Blackhawks Shouldn’t Give Up On Corey Crawford Just Yet

There’s no doubt about the fact that the Chicago Blackhawks‘ first round defeat at the hands of the Phoenix Coyotes was an incredible disappointment. Even more disappointing is how much of the blame goaltender Corey Crawford has had to shoulder.

Crawford surrendered overtime goals in Game 3 and Game 4, both coming of an extremely soft nature. There’s no defending those goals. But without Crawford, is there even overtime?

The regular season wasn’t kind to Corey Crawford. He struggled to find any sort of consistency and lost his job to Ray Emery at one point. That’s the definition of ‘rock bottom’.

There has already been plenty of discussion as to whether or not the Hawks will seek other options to sit between the pipes next season. But just as benching Crawford wouldn’t have been a good idea in Game 6, replacing  him with an outside option could be a bad decision for the Blackhawks.

Crawford’s numbers for the regular season were rough. His save percentage was barely over .900 and he didn’t post a single shutout, with the Hawks standing as the only team without one this season. While the numbers might not show it, Crawford was much better down the stretch and against Phoenix.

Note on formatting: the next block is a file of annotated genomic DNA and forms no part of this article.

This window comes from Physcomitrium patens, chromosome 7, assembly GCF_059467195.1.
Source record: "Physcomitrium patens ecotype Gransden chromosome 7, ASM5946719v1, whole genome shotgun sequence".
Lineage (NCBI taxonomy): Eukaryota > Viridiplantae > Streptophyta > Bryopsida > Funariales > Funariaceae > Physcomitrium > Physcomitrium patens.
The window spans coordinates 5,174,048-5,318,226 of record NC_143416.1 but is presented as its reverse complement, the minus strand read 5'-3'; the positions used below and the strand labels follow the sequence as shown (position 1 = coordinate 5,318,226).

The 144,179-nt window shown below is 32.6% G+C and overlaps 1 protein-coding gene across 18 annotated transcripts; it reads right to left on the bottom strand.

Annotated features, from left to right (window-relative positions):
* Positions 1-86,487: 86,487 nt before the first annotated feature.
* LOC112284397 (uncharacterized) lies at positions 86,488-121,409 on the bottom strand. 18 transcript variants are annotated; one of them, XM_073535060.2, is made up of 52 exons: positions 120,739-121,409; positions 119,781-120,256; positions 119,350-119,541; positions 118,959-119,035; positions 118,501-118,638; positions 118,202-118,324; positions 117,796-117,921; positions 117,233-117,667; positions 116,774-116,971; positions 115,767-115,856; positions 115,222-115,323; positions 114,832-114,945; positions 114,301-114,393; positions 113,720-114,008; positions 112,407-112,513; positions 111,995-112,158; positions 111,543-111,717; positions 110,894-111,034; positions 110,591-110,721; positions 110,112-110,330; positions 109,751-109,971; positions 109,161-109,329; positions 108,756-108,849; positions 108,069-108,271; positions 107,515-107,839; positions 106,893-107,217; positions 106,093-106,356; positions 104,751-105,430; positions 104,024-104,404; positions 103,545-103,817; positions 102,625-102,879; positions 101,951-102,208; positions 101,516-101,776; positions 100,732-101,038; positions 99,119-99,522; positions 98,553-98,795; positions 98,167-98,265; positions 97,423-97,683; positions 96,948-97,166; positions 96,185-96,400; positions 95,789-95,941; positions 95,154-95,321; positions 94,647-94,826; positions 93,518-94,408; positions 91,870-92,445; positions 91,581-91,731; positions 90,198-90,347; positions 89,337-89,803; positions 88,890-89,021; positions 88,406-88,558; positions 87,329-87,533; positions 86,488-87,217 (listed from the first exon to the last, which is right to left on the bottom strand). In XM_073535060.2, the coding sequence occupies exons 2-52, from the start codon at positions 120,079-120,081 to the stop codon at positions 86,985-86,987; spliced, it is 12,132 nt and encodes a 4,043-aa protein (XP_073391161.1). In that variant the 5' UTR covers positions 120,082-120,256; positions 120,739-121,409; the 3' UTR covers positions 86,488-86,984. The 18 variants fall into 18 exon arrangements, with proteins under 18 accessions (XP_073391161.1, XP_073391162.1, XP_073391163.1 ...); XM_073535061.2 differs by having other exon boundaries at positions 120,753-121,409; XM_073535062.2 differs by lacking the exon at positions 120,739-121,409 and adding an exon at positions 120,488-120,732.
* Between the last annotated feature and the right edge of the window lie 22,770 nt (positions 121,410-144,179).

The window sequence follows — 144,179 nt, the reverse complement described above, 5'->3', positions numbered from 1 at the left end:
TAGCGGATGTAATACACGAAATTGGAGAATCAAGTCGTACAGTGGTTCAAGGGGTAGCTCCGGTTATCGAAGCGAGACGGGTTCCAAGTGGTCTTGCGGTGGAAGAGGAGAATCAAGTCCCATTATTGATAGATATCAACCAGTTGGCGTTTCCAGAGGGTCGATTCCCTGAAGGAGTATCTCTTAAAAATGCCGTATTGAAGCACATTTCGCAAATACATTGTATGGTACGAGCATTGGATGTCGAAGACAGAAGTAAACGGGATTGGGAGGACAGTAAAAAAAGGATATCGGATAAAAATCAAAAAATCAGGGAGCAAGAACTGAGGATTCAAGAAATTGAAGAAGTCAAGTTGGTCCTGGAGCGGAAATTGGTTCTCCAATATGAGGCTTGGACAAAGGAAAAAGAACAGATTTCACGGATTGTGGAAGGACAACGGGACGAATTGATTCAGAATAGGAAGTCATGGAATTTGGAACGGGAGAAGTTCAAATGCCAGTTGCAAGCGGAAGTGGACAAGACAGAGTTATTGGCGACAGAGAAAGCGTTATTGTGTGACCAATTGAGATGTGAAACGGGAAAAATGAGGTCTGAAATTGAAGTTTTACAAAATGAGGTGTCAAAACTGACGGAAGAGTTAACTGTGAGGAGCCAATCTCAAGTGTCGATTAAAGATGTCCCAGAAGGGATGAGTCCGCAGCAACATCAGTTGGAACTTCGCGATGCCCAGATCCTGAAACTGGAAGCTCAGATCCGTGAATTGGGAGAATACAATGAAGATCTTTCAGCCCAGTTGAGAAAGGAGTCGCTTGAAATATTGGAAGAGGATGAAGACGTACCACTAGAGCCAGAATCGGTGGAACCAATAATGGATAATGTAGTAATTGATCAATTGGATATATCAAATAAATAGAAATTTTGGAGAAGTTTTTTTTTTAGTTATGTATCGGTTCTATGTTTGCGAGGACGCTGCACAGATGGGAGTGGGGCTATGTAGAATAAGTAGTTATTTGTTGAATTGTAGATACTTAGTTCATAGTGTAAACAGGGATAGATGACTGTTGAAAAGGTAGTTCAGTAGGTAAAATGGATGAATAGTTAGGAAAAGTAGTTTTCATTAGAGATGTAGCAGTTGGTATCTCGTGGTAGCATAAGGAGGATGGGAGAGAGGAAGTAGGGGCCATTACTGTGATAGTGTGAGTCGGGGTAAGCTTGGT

He appeared to gain his confidence once March hit, allowing three or more goals just three times in 11 appearances towards the end of the year.

It would also help a bit if the guys in front of him had picked up their game a bit, particularly in the playoffs. The offensive support wasn’t really there, thanks to the big issues on the power play, but the defense was a big issue all season. That’s something I expect the Hawks to address this offseason.

With the Hawks’ inability to handle the puck in their own end and get the puck out of the defensive zone, along with their tendency to get outmuscled, you can’t put everything on the goaltender.

Does Crawford deserve his share of the blame for the Hawks’ struggles this season? Sure. But I think the Blackhawks will give him another year to figure it out, and that’s the right move. After a sophomore slump, let’s see what this guy really has. I’d be willing to bet we see something much more similar to the end of the year, rather than the beginning.

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